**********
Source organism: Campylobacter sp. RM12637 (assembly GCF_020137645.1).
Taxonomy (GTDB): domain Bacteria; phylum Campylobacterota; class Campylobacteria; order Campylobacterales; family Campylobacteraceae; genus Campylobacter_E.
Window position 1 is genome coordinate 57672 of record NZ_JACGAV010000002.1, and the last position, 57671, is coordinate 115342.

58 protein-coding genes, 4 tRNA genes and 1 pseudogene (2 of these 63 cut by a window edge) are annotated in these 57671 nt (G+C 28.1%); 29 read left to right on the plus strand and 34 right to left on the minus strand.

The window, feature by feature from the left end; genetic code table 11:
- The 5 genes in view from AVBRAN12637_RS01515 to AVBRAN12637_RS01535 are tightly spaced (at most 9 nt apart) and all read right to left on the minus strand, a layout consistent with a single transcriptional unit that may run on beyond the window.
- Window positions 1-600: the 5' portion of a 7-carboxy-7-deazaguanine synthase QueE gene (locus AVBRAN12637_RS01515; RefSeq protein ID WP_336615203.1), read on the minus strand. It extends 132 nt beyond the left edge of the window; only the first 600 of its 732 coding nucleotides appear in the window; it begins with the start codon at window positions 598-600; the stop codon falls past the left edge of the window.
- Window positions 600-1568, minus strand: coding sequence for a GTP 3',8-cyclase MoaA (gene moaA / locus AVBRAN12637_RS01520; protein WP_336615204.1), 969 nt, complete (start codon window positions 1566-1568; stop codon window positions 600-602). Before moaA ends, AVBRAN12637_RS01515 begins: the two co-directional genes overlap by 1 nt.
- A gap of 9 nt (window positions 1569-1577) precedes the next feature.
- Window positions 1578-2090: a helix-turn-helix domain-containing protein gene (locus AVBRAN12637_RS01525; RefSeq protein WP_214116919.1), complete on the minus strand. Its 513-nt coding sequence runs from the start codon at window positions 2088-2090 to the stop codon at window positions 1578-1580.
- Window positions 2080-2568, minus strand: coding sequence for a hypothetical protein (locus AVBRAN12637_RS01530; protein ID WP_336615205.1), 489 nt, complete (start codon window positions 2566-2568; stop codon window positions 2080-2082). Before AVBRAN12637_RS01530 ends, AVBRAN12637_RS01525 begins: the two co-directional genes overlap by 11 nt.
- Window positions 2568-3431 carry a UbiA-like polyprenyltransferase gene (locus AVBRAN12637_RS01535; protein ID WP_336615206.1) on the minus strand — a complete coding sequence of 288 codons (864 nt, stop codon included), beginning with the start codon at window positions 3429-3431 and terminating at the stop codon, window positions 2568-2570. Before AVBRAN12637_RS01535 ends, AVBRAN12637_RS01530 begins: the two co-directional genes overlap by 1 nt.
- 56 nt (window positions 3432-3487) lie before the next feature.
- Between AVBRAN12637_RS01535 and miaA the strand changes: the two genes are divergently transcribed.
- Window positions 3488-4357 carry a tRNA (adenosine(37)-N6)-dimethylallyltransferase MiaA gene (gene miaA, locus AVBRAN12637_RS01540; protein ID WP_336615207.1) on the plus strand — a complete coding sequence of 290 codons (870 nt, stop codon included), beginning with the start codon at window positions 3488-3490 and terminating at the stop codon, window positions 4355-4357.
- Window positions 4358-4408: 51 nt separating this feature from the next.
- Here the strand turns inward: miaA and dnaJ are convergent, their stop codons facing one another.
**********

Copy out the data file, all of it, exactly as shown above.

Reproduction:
Source organism: Campylobacter sp. RM12637 (assembly GCF_020137645.1).
Taxonomy (GTDB): domain Bacteria; phylum Campylobacterota; class Campylobacteria; order Campylobacterales; family Campylobacteraceae; genus Campylobacter_E.
Window position 1 is genome coordinate 57672 of record NZ_JACGAV010000002.1, and the last position, 57671, is coordinate 115342.

58 protein-coding genes, 4 tRNA genes and 1 pseudogene (2 of these 63 cut by a window edge) are annotated in these 57671 nt (G+C 28.1%); 29 read left to right on the plus strand and 34 right to left on the minus strand.

The window, feature by feature from the left end; genetic code table 11:
- The 5 genes in view from AVBRAN12637_RS01515 to AVBRAN12637_RS01535 are tightly spaced (at most 9 nt apart) and all read right to left on the minus strand, a layout consistent with a single transcriptional unit that may run on beyond the window.
- Window positions 1-600: the 5' portion of a 7-carboxy-7-deazaguanine synthase QueE gene (locus AVBRAN12637_RS01515; RefSeq protein ID WP_336615203.1), read on the minus strand. It extends 132 nt beyond the left edge of the window; only the first 600 of its 732 coding nucleotides appear in the window; it begins with the start codon at window positions 598-600; the stop codon falls past the left edge of the window.
- Window positions 600-1568, minus strand: coding sequence for a GTP 3',8-cyclase MoaA (gene moaA / locus AVBRAN12637_RS01520; protein WP_336615204.1), 969 nt, complete (start codon window positions 1566-1568; stop codon window positions 600-602). Before moaA ends, AVBRAN12637_RS01515 begins: the two co-directional genes overlap by 1 nt.
- A gap of 9 nt (window positions 1569-1577) precedes the next feature.
- Window positions 1578-2090: a helix-turn-helix domain-containing protein gene (locus AVBRAN12637_RS01525; RefSeq protein WP_214116919.1), complete on the minus strand. Its 513-nt coding sequence runs from the start codon at window positions 2088-2090 to the stop codon at window positions 1578-1580.
- Window positions 2080-2568, minus strand: coding sequence for a hypothetical protein (locus AVBRAN12637_RS01530; protein ID WP_336615205.1), 489 nt, complete (start codon window positions 2566-2568; stop codon window positions 2080-2082). Before AVBRAN12637_RS01530 ends, AVBRAN12637_RS01525 begins: the two co-directional genes overlap by 11 nt.
- Window positions 2568-3431 carry a UbiA-like polyprenyltransferase gene (locus AVBRAN12637_RS01535; protein ID WP_336615206.1) on the minus strand — a complete coding sequence of 288 codons (864 nt, stop codon included), beginning with the start codon at window positions 3429-3431 and terminating at the stop codon, window positions 2568-2570. Before AVBRAN12637_RS01535 ends, AVBRAN12637_RS01530 begins: the two co-directional genes overlap by 1 nt.
- 56 nt (window positions 3432-3487) lie before the next feature.
- Between AVBRAN12637_RS01535 and miaA the strand changes: the two genes are divergently transcribed.
- Window positions 3488-4357 carry a tRNA (adenosine(37)-N6)-dimethylallyltransferase MiaA gene (gene miaA, locus AVBRAN12637_RS01540; protein ID WP_336615207.1) on the plus strand — a complete coding sequence of 290 codons (870 nt, stop codon included), beginning with the start codon at window positions 3488-3490 and terminating at the stop codon, window positions 4355-4357.
- Window positions 4358-4408: 51 nt separating this feature from the next.
- Here the strand turns inward: miaA and dnaJ are convergent, their stop codons facing one another.